Eliot Fintushel profiles Dr. Manfred Clynes for this issue in “The Merry Greis”. He writes: “Soldiering away at profitless things—that’s the life of the artist. Squint and tickle—maybe it’s something, and maybe it’s nothing—it hardly matters. The valuation is just a burden to be endured, plus or minus. So, now and then, when you meet a fellow from whose labors has issued, as it happens, something big and remarkable—you want to celebrate it.”
Steve Krieger shares the humor and mess of his work at Mount Baldy Zen Center in his essay “Growing Ground”. “Rose is a professional septic-tank-pumper extraordinaire. During the afternoon I spent with her at Mount Baldy, she approached her work like an intrepid public servant, a firefighter, or district attorney, selflessly ridding the world of yet another unpleasant fact of life it hasn’t the courage to dispatch itself. She was the impetus for ‘Growing Ground,’ and remains an inspiration as I slog through the anal stages of spiritual development, i.e., work through all my shit.”
Lin Jensen’s Dharma Talk on Buddhist ethics, “An Ear to the Ground” appears in this issue. He tells us: “I turned to Zen because I didn’t want to do any more harm. I felt I’d already done more than enough. I thought the Buddhist practice of noninjury might help me to do less. It has, but it’s been a lifetime’s journey for me. ‘An Ear to the Ground’ records a step in that journey, asking how one knows right from wrong and what one can rely on when making an ethical choice.”
Thubten Chodron encourages us to consider the motivations and repercussions of our speech in this issue’s On Practice piece “The Truth about Gossip“. “I’ve continually been impressed with how much goodness or suffering our words create in the world. They are such potent forces that affect ourselves and others; gossip, in particular, can produce so many difficulties. Why do we find gossip so attractive, and how can we get a handle on our tendency to gab? This article discusses the thoughts and emotions that motivate what we say and how to transform them.”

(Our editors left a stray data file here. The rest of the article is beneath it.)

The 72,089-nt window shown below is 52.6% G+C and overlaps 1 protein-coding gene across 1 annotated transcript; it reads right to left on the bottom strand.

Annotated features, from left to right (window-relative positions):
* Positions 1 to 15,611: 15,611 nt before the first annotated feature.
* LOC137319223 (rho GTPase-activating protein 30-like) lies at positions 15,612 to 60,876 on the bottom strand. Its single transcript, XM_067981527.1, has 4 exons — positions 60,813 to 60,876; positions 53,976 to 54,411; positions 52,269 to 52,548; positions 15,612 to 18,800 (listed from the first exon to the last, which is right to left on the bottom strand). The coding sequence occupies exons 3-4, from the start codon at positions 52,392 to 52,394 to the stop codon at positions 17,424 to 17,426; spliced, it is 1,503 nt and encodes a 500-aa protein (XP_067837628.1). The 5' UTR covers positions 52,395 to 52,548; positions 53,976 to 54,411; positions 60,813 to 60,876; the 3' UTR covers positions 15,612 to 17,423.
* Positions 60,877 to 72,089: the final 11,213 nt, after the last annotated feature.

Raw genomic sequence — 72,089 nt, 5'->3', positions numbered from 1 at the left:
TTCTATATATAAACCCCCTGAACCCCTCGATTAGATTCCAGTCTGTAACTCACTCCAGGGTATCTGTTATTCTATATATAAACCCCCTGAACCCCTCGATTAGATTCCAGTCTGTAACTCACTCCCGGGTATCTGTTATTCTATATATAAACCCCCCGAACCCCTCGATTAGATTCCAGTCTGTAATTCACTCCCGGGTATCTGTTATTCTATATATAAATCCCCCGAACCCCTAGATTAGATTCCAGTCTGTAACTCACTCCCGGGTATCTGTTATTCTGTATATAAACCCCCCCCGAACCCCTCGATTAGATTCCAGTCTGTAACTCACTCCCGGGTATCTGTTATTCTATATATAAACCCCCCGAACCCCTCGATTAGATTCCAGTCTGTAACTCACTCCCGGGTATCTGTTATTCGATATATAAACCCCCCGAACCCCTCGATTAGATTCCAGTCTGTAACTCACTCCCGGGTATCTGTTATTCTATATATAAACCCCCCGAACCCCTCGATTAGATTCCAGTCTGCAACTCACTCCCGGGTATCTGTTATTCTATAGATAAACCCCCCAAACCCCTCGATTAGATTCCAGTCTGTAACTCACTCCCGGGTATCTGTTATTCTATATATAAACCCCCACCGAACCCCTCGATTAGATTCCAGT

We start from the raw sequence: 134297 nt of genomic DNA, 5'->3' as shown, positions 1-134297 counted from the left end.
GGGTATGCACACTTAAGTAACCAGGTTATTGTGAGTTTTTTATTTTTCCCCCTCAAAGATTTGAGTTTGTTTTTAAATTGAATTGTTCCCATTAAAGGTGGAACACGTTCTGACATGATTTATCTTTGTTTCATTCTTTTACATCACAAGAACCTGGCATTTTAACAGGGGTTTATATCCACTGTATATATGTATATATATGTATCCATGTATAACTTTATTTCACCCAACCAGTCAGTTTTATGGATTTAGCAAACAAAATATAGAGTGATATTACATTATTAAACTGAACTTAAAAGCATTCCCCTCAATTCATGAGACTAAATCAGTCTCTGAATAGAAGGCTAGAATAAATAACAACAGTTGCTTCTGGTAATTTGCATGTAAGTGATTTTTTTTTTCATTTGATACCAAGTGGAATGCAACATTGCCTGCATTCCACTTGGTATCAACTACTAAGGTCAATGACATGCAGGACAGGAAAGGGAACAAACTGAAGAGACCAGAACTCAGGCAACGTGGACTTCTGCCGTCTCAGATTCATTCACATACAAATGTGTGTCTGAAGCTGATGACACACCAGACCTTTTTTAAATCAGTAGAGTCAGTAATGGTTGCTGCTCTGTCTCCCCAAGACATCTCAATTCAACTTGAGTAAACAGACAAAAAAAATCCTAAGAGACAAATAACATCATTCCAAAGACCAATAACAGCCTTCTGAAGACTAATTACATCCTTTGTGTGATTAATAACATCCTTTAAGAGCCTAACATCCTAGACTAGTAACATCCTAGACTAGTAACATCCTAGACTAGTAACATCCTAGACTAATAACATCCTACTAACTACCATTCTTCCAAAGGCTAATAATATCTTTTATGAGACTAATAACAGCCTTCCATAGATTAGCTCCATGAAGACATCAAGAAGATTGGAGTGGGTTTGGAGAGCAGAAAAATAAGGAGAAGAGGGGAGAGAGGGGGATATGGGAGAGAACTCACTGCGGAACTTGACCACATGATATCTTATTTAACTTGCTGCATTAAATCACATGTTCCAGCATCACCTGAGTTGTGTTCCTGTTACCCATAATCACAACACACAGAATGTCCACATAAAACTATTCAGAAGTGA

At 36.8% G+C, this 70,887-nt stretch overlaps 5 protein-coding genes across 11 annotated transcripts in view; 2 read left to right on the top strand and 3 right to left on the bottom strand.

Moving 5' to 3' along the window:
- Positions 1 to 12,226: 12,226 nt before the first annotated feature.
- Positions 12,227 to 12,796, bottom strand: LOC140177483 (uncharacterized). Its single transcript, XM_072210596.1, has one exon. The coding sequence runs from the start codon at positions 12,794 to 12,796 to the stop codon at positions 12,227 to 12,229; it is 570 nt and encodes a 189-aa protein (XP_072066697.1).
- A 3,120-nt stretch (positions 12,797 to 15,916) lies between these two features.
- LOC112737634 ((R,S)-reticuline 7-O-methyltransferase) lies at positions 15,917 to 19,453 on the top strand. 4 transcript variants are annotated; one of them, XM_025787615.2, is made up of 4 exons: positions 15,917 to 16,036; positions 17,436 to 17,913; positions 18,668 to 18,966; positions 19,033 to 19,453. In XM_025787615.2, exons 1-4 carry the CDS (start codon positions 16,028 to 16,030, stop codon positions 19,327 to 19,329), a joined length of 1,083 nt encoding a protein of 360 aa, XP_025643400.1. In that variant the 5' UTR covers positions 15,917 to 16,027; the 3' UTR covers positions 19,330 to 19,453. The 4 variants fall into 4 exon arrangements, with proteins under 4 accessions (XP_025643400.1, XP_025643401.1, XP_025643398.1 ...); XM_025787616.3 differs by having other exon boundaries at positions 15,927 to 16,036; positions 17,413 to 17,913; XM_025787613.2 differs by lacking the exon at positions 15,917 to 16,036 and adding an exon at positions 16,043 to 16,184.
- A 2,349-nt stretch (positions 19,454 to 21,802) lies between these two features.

David A. Taylor‘s essay on the elusive ginseng plant (“Fearsome Roots in a Quiet Forest“) is adapted from his book, Ginseng, the Divine Root, which will be published by Algonquin Books in June. He says: “I was drawn to Buddhism while working on community forestry in Thailand. That’s also when I started hearing people’s accounts about ginseng, and learned that the plant was native to both Asia and America. Fascinated, I began exploring the stories. The book took the better part of two years and was an often fantastic journey.”
Start your day with a fresh perspective
Thank you for subscribing to Tricycle! As a nonprofit, we depend on readers like you to keep Buddhist teachings and practices widely available.